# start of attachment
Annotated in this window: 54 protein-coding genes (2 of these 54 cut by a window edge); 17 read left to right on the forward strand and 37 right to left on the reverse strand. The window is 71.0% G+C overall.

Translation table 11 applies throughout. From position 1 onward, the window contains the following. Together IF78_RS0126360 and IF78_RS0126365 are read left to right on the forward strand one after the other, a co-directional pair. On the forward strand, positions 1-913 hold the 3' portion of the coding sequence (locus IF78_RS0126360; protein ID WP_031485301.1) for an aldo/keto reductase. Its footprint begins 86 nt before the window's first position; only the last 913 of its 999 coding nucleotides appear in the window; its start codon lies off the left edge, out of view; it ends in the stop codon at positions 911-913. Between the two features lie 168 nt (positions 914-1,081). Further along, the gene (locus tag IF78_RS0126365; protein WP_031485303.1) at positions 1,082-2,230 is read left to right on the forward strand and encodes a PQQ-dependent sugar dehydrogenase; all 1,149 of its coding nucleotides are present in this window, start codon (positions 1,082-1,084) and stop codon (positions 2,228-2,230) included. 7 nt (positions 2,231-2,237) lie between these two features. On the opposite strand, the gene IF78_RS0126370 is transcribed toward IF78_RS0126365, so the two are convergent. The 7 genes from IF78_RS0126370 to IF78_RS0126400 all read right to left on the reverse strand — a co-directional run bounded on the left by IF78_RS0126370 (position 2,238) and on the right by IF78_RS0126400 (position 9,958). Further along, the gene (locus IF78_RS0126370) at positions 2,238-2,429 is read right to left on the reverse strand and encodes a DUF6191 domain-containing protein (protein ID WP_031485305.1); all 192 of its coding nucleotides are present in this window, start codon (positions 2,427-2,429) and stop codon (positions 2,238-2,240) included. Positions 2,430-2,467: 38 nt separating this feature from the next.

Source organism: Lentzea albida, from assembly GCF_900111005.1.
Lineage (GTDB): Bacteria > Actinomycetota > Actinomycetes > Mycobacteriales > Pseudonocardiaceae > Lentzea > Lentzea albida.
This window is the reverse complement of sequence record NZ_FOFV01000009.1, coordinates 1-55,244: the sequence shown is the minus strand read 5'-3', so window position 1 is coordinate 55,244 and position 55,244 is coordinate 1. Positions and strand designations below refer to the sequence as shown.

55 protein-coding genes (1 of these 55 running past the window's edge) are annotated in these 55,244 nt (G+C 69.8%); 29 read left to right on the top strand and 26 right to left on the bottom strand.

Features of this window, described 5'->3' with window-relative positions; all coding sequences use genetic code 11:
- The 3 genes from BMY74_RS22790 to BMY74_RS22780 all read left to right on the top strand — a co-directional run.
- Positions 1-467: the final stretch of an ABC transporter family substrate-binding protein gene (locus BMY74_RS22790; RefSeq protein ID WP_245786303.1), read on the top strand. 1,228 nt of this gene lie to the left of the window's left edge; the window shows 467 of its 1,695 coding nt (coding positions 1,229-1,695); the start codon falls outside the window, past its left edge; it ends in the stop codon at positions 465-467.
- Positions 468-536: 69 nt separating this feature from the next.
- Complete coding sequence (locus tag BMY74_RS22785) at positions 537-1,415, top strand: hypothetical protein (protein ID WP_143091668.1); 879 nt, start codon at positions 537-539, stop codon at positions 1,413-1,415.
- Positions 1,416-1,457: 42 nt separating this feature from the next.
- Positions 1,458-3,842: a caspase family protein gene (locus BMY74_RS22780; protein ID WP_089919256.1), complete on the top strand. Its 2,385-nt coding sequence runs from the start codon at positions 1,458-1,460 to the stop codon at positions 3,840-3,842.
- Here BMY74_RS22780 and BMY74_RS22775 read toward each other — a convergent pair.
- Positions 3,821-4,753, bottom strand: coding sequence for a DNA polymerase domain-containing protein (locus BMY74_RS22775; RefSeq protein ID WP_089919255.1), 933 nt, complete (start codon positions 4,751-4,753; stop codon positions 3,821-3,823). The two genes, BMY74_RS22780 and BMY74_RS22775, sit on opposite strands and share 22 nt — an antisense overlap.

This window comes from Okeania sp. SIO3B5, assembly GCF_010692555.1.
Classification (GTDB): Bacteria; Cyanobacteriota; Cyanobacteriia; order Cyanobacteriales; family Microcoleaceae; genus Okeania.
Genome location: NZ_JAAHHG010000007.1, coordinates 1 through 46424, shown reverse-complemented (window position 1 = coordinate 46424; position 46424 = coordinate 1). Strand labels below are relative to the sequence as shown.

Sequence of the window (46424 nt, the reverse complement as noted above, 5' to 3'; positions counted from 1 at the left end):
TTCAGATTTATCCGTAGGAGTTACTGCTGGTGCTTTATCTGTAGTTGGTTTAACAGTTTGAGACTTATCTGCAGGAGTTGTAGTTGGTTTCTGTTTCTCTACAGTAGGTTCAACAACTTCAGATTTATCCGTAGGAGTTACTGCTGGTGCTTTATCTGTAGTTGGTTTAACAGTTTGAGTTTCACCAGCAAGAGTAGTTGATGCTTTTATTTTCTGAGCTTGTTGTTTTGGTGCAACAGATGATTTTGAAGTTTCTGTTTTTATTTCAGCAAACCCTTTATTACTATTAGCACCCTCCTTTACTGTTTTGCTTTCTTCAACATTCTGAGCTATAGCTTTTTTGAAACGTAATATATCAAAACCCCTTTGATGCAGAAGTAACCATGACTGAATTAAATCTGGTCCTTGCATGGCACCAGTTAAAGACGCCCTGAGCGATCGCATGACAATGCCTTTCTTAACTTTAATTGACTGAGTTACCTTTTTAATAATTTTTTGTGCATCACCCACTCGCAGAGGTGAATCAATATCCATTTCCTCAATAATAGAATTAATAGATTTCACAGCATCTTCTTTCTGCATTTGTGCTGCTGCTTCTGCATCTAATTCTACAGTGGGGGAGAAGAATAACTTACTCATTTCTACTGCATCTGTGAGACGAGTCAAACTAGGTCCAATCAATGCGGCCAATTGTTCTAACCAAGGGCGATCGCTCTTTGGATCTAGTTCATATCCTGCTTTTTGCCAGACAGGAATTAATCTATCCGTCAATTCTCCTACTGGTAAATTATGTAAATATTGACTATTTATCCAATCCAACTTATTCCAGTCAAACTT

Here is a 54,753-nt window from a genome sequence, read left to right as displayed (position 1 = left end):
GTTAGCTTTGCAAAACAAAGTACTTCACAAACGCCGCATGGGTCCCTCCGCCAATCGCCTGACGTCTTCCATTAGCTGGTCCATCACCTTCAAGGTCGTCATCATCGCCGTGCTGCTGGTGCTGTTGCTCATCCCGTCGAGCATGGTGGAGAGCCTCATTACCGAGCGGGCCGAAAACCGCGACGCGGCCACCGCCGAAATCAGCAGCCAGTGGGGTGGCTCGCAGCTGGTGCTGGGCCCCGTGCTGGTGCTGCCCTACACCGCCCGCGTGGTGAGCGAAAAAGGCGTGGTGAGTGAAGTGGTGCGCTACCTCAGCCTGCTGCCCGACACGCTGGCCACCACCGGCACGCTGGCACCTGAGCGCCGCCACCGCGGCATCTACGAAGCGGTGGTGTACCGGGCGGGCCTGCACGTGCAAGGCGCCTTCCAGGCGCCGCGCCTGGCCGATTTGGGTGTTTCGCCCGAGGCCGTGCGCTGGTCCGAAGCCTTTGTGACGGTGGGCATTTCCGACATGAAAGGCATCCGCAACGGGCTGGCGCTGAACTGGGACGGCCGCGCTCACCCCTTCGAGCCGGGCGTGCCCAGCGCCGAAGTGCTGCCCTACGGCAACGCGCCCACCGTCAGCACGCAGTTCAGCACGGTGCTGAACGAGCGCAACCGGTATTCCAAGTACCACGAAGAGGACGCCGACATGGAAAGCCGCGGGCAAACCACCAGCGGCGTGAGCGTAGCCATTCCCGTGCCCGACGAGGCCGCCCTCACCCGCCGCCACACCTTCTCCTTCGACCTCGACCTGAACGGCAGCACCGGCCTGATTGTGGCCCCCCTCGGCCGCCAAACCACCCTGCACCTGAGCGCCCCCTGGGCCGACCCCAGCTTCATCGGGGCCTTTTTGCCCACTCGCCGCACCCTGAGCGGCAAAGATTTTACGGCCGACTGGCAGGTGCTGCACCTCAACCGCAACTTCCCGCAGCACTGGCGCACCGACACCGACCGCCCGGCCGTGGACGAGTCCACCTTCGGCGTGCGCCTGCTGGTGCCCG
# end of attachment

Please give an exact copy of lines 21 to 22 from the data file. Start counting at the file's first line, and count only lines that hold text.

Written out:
Here is a 54,753-nt window from a genome sequence, read left to right as displayed (position 1 = left end):
GTTAGCTTTGCAAAACAAAGTACTTCACAAACGCCGCATGGGTCCCTCCGCCAATCGCCTGACGTCTTCCATTAGCTGGTCCATCACCTTCAAGGTCGTCATCATCGCCGTGCTGCTGGTGCTGTTGCTCATCCCGTCGAGCATGGTGGAGAGCCTCATTACCGAGCGGGCCGAAAACCGCGACGCGGCCACCGCCGAAATCAGCAGCCAGTGGGGTGGCTCGCAGCTGGTGCTGGGCCCCGTGCTGGTGCTGCCCTACACCGCCCGCGTGGTGAGCGAAAAAGGCGTGGTGAGTGAAGTGGTGCGCTACCTCAGCCTGCTGCCCGACACGCTGGCCACCACCGGCACGCTGGCACCTGAGCGCCGCCACCGCGGCATCTACGAAGCGGTGGTGTACCGGGCGGGCCTGCACGTGCAAGGCGCCTTCCAGGCGCCGCGCCTGGCCGATTTGGGTGTTTCGCCCGAGGCCGTGCGCTGGTCCGAAGCCTTTGTGACGGTGGGCATTTCCGACATGAAAGGCATCCGCAACGGGCTGGCGCTGAACTGGGACGGCCGCGCTCACCCCTTCGAGCCGGGCGTGCCCAGCGCCGAAGTGCTGCCCTACGGCAACGCGCCCACCGTCAGCACGCAGTTCAGCACGGTGCTGAACGAGCGCAACCGGTATTCCAAGTACCACGAAGAGGACGCCGACATGGAAAGCCGCGGGCAAACCACCAGCGGCGTGAGCGTAGCCATTCCCGTGCCCGACGAGGCCGCCCTCACCCGCCGCCACACCTTCTCCTTCGACCTCGACCTGAACGGCAGCACCGGCCTGATTGTGGCCCCCCTCGGCCGCCAAACCACCCTGCACCTGAGCGCCCCCTGGGCCGACCCCAGCTTCATCGGGGCCTTTTTGCCCACTCGCCGCACCCTGAGCGGCAAAGATTTTACGGCCGACTGGCAGGTGCTGCACCTCAACCGCAACTTCCCGCAGCACTGGCGCACCGACACCGACCGCCCGGCCGTGGACGAGTCCACCTTCGGCGTGCGCCTGCTGGTGCCCG